Moving to general marketplace observations. We continue to see more separation between the 2 most successful companies and the rest, most of which continue to struggle with execution. This is evident in our ongoing success at winning new footprints, as well as activity in our pipeline.

Another industry observation is the operational and financial pressures on health care providers remains high. It is a challenge for them to keep up with Meaningful Use, health care reform, Value-Based Purchasing and other requirements, all while facing ongoing pressure on reimbursement. Our solutions and services are very well-aligned with helping our clients navigate these challenges, which is why we continue to have good results and a strong pipeline in what could otherwise be viewed as a challenging market.

In addition, providers are looking beyond their near-term challenges and increasing their focus on population health strategies to prepare for an expected industry shift to an at-risk model that incents ph] keeping people healthy. Our capabilities and population health, combined with the large investments we are making in new solutions and services, are creating competitive differentiation and positioning us for sustained growth beyond the current EMR and Meaningful Use era.

Finally, industry consolidation is continuing, with the biggest recent example being the announcement of Tenet purchasing Vanguard Health. This acquisition is another example where our large clients are being acquisitive to gain additional scale. As we have discussed, this is a positive trend for Cerner given our strong relationships with most of the largest health systems, which are also the most acquisitive.

In summary, the environment remains favorable for Cerner. We have a large pipeline of new footprint opportunities with only 1 primary competitor. Our solutions and services are well-aligned with what health care providers need both today and in the future, and industry trends are creating additional opportunities for Cerner.

With that, I'll turn the call over to Mike.

Michael R. Nill

Thanks, Zane. Good afternoon, everyone. Today, I'm going to discuss Revenue Cycle and ITWorks and provide a midyear update on our corporate imperatives.

I'll start with Revenue Cycle. In Q2, we had very strong Revenue Cycle results that included another RevWorks client. The client we signed this quarter is a pediatric hospital that offers over 40 pediatric specialties and subspecialties and has had Cerner Solutions since 1991. This partnership marks a milestone for us, as it is our first pediatric hospital to choose RevWorks.

Like many of our long-term clients, the RevWorks alignment was viewed as a natural next step to continue driving value out of their investments. They're looking to strategically align with RevWorks in consideration of future regulatory requirements, financial predictability and desire for innovation and best practice Revenue Cycle operations. This selection, coupled with very large clients endorsing our Revenue Cycle solutions and services in recent quarters, reflects ongoing momentum in our Revenue Cycle business. This activity also represents early returns on the significant investments we have been making in our Revenue Cycle capabilities. Our pipeline for Revenue Cycle solutions and full RevWorks services is very strong, as the tighter [ph] link between clinical outcomes and Revenue Cycle continues to drive more clients to our integrated offering.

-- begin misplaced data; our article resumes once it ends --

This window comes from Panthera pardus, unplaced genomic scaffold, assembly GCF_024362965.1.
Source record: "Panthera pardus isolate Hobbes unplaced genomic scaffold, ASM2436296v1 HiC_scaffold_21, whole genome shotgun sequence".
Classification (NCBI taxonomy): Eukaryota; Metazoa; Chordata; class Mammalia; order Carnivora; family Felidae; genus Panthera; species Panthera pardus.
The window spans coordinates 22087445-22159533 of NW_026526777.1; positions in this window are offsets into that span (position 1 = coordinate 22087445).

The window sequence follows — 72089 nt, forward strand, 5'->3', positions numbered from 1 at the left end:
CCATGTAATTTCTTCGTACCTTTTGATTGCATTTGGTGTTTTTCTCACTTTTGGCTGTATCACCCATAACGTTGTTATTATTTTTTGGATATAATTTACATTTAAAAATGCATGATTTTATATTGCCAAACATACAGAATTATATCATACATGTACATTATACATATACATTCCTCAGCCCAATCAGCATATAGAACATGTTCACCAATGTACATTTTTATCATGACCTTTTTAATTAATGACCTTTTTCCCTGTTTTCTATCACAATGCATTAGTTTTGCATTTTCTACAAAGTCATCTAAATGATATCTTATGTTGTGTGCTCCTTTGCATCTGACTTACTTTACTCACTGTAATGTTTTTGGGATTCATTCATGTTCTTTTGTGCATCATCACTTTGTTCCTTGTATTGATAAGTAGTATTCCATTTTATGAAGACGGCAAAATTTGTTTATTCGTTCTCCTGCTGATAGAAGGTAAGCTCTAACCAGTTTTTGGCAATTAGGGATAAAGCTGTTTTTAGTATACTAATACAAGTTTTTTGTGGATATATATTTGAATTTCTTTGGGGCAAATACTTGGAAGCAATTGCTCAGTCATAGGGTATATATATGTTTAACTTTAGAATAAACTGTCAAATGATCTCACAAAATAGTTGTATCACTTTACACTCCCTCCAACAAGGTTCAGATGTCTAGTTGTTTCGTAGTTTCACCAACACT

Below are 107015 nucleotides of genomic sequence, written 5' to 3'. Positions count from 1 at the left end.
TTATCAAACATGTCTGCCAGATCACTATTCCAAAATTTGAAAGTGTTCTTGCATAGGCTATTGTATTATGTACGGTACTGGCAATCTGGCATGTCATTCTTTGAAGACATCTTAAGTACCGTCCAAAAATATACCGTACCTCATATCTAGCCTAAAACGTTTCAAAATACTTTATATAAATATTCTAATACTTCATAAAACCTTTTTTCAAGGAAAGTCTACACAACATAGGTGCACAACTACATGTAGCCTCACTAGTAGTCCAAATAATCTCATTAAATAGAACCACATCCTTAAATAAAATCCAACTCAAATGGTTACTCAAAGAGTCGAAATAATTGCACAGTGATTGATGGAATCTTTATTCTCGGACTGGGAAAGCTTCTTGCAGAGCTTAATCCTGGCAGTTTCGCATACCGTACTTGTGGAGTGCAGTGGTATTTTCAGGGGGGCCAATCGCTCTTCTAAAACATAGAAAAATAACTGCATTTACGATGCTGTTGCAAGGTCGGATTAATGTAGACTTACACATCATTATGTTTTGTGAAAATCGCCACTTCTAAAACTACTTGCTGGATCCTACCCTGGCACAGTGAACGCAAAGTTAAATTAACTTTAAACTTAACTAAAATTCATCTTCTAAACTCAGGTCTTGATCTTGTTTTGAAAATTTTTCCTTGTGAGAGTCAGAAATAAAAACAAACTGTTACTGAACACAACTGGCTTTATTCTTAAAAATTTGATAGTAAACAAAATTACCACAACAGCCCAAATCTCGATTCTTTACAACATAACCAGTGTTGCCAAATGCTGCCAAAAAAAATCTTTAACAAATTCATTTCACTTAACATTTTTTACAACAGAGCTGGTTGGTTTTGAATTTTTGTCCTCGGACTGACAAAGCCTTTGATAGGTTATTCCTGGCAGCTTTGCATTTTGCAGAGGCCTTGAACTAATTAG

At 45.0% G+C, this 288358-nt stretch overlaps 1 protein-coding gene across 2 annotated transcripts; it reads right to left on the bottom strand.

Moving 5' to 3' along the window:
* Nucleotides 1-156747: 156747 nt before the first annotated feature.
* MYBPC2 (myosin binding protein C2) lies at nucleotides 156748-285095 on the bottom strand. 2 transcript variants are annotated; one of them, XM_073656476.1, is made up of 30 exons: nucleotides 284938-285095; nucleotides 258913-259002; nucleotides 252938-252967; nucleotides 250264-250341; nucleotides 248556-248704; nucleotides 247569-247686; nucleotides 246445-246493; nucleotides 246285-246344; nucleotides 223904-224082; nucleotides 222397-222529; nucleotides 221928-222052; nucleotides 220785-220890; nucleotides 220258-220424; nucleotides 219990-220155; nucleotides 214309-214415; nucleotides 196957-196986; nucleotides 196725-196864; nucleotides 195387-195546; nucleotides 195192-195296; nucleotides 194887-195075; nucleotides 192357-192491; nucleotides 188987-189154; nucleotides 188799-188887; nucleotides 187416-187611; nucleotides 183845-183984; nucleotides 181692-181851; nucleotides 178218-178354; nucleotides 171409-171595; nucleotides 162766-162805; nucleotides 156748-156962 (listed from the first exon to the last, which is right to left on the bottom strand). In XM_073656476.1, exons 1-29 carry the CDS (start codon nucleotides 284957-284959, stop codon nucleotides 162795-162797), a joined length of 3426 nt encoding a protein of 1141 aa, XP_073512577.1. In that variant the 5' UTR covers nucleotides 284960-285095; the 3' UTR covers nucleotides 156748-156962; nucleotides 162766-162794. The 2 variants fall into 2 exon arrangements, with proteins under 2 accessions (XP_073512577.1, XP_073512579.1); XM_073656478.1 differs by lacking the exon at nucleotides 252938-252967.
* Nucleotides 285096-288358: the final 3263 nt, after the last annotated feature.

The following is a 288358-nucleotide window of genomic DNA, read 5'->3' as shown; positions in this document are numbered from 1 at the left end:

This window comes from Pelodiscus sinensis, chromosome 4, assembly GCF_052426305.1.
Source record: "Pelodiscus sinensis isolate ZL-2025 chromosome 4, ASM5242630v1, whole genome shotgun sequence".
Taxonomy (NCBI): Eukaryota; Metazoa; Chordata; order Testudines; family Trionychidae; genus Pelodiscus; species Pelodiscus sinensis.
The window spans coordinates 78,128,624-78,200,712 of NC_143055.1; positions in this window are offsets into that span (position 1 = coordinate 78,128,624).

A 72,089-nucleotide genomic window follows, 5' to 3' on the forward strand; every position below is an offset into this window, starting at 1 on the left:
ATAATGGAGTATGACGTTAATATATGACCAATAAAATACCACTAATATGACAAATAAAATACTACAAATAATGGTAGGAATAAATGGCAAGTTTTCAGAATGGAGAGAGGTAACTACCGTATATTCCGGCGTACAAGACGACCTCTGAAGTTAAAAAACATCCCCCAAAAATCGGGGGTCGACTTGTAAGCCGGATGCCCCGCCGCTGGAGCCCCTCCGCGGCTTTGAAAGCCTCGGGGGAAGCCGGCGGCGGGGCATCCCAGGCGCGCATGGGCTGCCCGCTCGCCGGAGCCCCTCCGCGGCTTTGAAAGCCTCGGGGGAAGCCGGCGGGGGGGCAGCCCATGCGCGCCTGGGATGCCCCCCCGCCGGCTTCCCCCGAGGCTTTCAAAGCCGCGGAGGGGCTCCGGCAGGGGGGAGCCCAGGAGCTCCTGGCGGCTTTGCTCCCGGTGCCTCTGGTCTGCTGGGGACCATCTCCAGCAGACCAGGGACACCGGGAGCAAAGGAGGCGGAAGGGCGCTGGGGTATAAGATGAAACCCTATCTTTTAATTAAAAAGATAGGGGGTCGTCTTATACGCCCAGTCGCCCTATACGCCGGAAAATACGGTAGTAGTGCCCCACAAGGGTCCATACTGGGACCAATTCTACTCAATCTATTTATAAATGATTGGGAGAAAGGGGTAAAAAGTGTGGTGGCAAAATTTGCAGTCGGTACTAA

Q2 also included success within our ITWorks offering, as we signed a contract that represents a major expansion in relationship with a client that began using Cerner Solutions in 1989. This is our largest ITWorks client to date and is another example of how very long-term relationships can continue to expand in meaningful ways. The client has 3 hospitals with a total of more than 700 beds. Like our other ITWorks clients, their desire to strategically align with Cerner was based on a desire to keep up with current and future regulatory requirements, plans for continued growth and a desire for innovation in health and care.

As Zane discussed, our clients face ongoing pressures to address multiple industry requirements while also controlling costs. Our works offering provides a way for them to address these requirements, drive better performance and control those costs.

Now I'd like to provide a midyear update on our corporate imperatives in areas of R&D investment. As you know, our imperatives in R&D investments are focused on physician experience, population health and Revenue Cycle. Investment in these areas are strengthening our competitiveness while also setting us up for the next wave of growth.